a more reasonable approach is simply to expand the spectrum of normal while building a supportive environment tempered with patience.
This open access textbook on autistic community and the neurodiversity movement—edited by an autistic neurodiversity researcher—is a free download.
Parents and educators, check it out.
The distributed model can be a boon to folks who have difficulty working in an office, but ultimately it’s up to the people who create and design work environments — distributed or co-located — to recognize that there isn’t a normal employee or a normal mode of work. There are no abnormal employees with abnormal needs. Companies should reject this false dichotomy and acknowledge that every employee is different, and that some might also experience several forms of difference and marginalization at once. Everyone, however, is likely to be happier and more productive when they have choices, agency, and a way to express their individual needs.
Neurodiversity may be every bit as crucial for the human race as biodiversity is for life in general. Who can say what form of wiring will prove best at any given moment?
For me, the key significance of the “Autistic Spectrum” lies in its call for and anticipation of a politics of Neurological Diversity, or “Neurodiversity”. The “Neurologically Different” represent a new addition to the familiar political categories of class / gender / race and will augment the insights of the social model of disability.
I updated “Neurodiversity in the Classroom” with a selection on sensory overwhelm in school environments from “Inclusive Education for Autistic Children: Helping Children and Young People to Learn and Flourish in the Classroom”.
One of the more encouraging developments in the autism field over the last decade or so has been a growing awareness of the significance of sensory issues. Sensory sensitivities are included in the DSM-5 as part part of the diagnostic criteria for autism, and in teacher training materials, such as those provided by the AET. They are also highlighted in campaigns by the National Autistic Society (NAS), for example. But despite these signs of increased understanding, I’m not convinced that in our schools there is a sufficiently nuanced appreciation of this multi-faceted phenomenon, which potentially influences a whole range of physical and perceptual processes (Bogdashina 2016). Indeed, the school environment can present autistic children with a multi-sensory onslaught in terms of sounds, smells, textures and visual impacts that constitutes both a distraction and a source of discomfort (Ashburner, Ziviani and Rodger 2008; Caldwell 2008). There was also clear evidence from my own study that sensory issues, and noise in particular, can be highly exclusionary factors for autistic children in schools.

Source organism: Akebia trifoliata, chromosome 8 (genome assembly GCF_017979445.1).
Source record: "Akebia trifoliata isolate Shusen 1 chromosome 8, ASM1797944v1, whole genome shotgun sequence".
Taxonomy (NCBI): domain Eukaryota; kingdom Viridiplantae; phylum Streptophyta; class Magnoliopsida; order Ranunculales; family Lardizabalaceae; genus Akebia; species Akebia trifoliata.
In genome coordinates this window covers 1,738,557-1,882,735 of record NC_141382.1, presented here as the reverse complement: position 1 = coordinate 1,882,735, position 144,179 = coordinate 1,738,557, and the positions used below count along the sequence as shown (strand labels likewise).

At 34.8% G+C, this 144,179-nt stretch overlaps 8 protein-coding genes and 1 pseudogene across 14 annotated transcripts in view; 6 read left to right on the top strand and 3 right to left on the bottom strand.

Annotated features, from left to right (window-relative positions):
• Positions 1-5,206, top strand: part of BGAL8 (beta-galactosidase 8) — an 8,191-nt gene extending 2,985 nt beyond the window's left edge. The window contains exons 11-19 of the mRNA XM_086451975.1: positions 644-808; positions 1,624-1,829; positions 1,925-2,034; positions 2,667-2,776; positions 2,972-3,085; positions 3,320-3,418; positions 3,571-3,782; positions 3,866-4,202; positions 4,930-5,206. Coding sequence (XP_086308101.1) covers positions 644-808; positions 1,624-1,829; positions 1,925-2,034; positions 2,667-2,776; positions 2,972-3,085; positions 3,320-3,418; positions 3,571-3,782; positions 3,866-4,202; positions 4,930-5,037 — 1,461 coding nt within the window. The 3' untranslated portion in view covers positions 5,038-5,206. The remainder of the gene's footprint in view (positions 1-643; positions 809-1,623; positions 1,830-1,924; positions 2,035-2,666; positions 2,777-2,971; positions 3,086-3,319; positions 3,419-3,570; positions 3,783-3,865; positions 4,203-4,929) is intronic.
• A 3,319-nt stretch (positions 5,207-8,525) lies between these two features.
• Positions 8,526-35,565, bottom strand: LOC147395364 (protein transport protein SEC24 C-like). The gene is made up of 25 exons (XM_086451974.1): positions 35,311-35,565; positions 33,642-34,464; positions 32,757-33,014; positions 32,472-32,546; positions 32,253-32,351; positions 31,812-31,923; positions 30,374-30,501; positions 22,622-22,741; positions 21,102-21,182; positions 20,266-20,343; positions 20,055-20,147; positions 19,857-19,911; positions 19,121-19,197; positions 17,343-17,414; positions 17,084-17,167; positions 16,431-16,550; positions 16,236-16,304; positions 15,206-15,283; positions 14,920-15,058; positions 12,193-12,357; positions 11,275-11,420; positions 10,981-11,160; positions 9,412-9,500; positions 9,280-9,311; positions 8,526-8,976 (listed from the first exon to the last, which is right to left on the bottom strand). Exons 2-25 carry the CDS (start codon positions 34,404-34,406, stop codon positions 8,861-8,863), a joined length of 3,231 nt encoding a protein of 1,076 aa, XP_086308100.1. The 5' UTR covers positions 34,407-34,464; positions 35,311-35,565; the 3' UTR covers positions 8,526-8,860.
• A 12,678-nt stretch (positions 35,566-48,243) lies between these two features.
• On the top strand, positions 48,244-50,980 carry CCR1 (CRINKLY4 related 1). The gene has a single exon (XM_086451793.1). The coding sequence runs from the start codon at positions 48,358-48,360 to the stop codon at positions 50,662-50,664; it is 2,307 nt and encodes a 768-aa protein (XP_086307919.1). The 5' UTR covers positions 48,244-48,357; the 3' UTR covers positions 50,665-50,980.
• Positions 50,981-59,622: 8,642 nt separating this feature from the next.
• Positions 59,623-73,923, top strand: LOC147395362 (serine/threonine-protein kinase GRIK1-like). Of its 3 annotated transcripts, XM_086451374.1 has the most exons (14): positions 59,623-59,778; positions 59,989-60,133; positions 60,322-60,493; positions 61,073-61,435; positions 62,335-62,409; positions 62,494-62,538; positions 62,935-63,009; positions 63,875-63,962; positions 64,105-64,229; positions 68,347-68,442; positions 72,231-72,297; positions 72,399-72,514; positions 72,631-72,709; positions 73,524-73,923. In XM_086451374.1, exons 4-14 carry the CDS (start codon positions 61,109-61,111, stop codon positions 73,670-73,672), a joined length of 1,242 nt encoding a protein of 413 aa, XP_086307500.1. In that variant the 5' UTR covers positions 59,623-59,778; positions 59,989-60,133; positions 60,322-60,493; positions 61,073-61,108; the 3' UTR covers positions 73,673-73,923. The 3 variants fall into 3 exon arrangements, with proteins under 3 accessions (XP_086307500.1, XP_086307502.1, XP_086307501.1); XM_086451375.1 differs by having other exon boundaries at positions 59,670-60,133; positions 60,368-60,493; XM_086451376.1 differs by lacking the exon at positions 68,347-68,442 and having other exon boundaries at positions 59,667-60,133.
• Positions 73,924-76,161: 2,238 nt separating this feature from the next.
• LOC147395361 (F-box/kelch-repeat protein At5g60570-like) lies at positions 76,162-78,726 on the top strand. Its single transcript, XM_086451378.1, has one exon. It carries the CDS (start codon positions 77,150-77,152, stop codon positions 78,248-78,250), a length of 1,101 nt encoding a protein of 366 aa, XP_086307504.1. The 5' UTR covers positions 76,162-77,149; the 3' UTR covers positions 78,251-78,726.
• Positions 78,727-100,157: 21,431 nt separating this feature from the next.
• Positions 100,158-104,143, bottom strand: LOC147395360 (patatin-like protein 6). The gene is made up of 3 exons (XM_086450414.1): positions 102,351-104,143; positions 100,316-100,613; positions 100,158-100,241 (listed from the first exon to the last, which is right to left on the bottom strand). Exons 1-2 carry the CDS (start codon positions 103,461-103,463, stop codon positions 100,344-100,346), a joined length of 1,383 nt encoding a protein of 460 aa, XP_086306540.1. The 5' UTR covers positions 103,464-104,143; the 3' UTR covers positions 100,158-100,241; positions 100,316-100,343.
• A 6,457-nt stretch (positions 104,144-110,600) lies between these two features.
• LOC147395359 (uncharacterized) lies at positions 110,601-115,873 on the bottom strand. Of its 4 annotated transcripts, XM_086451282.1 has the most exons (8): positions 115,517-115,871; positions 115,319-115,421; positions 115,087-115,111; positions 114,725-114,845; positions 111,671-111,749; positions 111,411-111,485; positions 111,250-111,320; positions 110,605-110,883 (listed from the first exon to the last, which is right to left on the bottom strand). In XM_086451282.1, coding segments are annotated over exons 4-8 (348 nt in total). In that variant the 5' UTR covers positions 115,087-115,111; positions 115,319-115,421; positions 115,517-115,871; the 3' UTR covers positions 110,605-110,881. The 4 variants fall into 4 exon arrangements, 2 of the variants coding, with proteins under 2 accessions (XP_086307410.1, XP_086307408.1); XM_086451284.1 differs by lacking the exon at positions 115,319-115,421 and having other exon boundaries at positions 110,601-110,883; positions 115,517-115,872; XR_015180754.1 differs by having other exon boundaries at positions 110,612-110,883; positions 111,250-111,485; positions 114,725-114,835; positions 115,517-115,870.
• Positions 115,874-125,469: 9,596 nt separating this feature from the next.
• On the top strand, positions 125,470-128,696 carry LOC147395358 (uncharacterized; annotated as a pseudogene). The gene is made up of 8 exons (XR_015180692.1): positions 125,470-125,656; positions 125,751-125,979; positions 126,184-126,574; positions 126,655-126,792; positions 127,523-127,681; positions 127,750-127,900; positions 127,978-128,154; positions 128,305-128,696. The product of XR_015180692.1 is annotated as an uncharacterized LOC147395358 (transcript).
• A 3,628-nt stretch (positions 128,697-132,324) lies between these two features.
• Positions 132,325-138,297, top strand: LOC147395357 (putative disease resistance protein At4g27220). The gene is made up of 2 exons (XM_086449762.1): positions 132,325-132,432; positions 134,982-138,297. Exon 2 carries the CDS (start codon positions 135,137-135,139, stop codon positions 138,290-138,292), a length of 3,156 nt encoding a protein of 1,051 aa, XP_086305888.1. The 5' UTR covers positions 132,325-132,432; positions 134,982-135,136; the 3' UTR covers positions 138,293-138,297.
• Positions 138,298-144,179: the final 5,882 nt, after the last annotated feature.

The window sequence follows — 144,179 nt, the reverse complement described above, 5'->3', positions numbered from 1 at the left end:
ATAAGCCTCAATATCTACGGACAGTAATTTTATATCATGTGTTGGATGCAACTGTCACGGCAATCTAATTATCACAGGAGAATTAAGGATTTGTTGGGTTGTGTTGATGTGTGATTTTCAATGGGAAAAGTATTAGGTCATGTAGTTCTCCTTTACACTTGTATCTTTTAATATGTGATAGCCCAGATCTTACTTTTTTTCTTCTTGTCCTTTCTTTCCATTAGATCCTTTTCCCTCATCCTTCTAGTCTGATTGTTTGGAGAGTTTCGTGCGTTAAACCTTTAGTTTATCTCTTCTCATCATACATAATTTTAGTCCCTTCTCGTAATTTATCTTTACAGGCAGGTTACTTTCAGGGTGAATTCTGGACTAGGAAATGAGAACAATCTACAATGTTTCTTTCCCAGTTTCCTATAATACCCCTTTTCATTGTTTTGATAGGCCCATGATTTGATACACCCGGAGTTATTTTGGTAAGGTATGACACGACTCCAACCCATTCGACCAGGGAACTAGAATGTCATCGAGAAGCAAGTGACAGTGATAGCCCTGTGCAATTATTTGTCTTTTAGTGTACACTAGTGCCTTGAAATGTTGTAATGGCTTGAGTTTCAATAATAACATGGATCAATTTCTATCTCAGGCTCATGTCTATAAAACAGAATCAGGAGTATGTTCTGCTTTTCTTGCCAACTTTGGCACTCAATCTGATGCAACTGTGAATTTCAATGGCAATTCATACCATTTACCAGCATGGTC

I updated “Neurodiversity in the Classroom” with a selection from “Inclusive Education for Autistic Children: Helping Children and Young People to Learn and Flourish in the Classroom”.
understanding the perspectives and experiences of autistic children and adults in particular was essential. Time and again I found that issues aired say, by teachers, would be completely reframed when the autistic adults discussed the same points.
I also added headings to break up the length and removed some dead links and embeds.
Our movement, however, needs nothing of respectability politics. Accepting — conceding, surrendering, submitting to — that will only erode our movement until it crumbles entirely. Respectability politics is what’s gotten us into reliance on foundations and nonprofits, and elected officials and bureaucrats, and policies and programs that only benefit the most privileged and resourced members of our communities at the direct expense of the most marginalized. Radical, militant anger — and radical, militant hope, and radical, wild dreams, and radical, active love — that’s what’ll get us past the death machines of ableism and capitalism and white supremacy and laws and institutions working overtime to kill us.
“A big ‘a ha!’ that’s come out of the research that we’re doing is that it’s quite common that when people make accommodations for people who are in neurodiversity employment programs, a good chunk of the accommodations they make are helpful to other employees as well,” he said.
I updated “I’m Autistic. Here’s what I’d like you to know.” with selections from “Respectfully Connected | 10 ‘Autism Interventions’ for Families Embracing the Neurodiversity Paradigm”.
- Learn from autistic people
- Tell your child they are autistic
- Say NO to all things stressful & harmful
- Slow down your life
- Support & accommodate sensory needs
- Value your child’s interests
- Respect stimming
- Honour & support all communication
- Minimise therapy, increase accommodations & supports
- Explore your own neurocognitive differences